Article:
In systems engineering, the system usability scale (SUS) is a simple, ten-item attitude Likert scale giving a global view of subjective assessments of usability. It was developed by John Brooke at Digital Equipment Corporation in the UK in 1986 as a tool to be used in usability engineering of electronic office systems.
The usability of a system, as defined by the ISO standard ISO 9241 Part 11, can be measured only by taking into account the context of use of the system--i.e., who is using the system, what they are using it for, and the environment in which they are using it. Furthermore, measurements of usability have several different aspects:
Measures of effectiveness and efficiency are also context specific. Effectiveness in using a system for controlling a continuous industrial process would generally be measured in very different terms to, say, effectiveness in using a text editor. Thus, it can be difficult, if not impossible, to answer the question "is system A more usable than system B", because the measures of effectiveness and efficiency may be very different. However, it can be argued that given a sufficiently high-level definition of subjective assessments of usability, comparisons can be made between systems.
SUS has generally been seen as providing this type of high-level subjective view of usability and is thus often used in carrying out comparisons of usability between systems. Because it yields a single score on a scale of 0-100, it can be used to compare even systems that are outwardly dissimilar. This one-dimensional aspect of the SUS is both a benefit and a drawback, because the questionnaire is necessarily quite general. Recently, Lewis and Sauro suggested a two-factor orthogonal structure, which practitioners may use to score the SUS on independent Usability and Learnability dimensions. At the same time, Borsci, Federici and Lauriola by an independent analysis confirm the two factors structure of SUS, also showing that those factors (Usability and Learnability) are correlated.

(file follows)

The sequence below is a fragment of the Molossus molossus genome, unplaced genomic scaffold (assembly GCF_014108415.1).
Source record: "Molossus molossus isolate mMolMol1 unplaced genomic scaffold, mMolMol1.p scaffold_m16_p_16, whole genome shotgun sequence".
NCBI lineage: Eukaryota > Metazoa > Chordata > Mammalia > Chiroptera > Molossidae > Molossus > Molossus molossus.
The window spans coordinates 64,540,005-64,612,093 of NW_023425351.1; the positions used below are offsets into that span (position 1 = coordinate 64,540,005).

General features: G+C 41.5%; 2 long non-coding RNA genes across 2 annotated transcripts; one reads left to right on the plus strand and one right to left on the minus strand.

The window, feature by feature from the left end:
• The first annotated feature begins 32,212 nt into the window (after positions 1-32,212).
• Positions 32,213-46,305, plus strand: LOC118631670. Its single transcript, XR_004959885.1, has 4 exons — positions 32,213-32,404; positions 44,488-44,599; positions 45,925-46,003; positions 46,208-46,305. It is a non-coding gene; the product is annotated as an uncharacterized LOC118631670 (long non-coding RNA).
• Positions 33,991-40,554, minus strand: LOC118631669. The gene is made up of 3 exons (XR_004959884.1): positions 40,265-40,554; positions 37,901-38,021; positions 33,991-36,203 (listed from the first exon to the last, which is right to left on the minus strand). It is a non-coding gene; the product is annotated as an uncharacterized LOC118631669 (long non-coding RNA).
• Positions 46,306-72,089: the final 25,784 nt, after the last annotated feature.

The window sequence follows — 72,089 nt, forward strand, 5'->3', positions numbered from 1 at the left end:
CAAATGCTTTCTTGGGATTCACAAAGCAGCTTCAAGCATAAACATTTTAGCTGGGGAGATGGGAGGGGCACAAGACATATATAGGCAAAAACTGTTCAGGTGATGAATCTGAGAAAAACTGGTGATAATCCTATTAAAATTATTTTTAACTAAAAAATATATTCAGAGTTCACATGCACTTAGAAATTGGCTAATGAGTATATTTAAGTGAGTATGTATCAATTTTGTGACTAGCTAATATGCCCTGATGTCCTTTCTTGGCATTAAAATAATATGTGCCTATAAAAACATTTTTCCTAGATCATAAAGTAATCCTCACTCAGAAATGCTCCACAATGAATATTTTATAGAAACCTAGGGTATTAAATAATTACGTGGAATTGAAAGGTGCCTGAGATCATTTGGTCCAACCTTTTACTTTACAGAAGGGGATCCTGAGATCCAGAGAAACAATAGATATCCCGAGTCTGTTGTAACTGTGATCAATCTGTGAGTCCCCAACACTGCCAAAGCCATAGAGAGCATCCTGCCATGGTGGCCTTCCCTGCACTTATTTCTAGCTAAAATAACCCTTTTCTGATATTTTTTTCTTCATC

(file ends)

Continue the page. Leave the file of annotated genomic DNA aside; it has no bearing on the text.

The SUS has been widely used in the evaluation of a range of systems. Bangor, Kortum and Miller have used the scale extensively over a ten-year period and have produced normative data that allow SUS ratings to be positioned relative to other systems. They propose an extension to SUS to provide an adjective rating that correlates with a given score. Based on a review of hundreds of usability studies, Sauro and Lewis proposed a curved grading scale for mean SUS scores.
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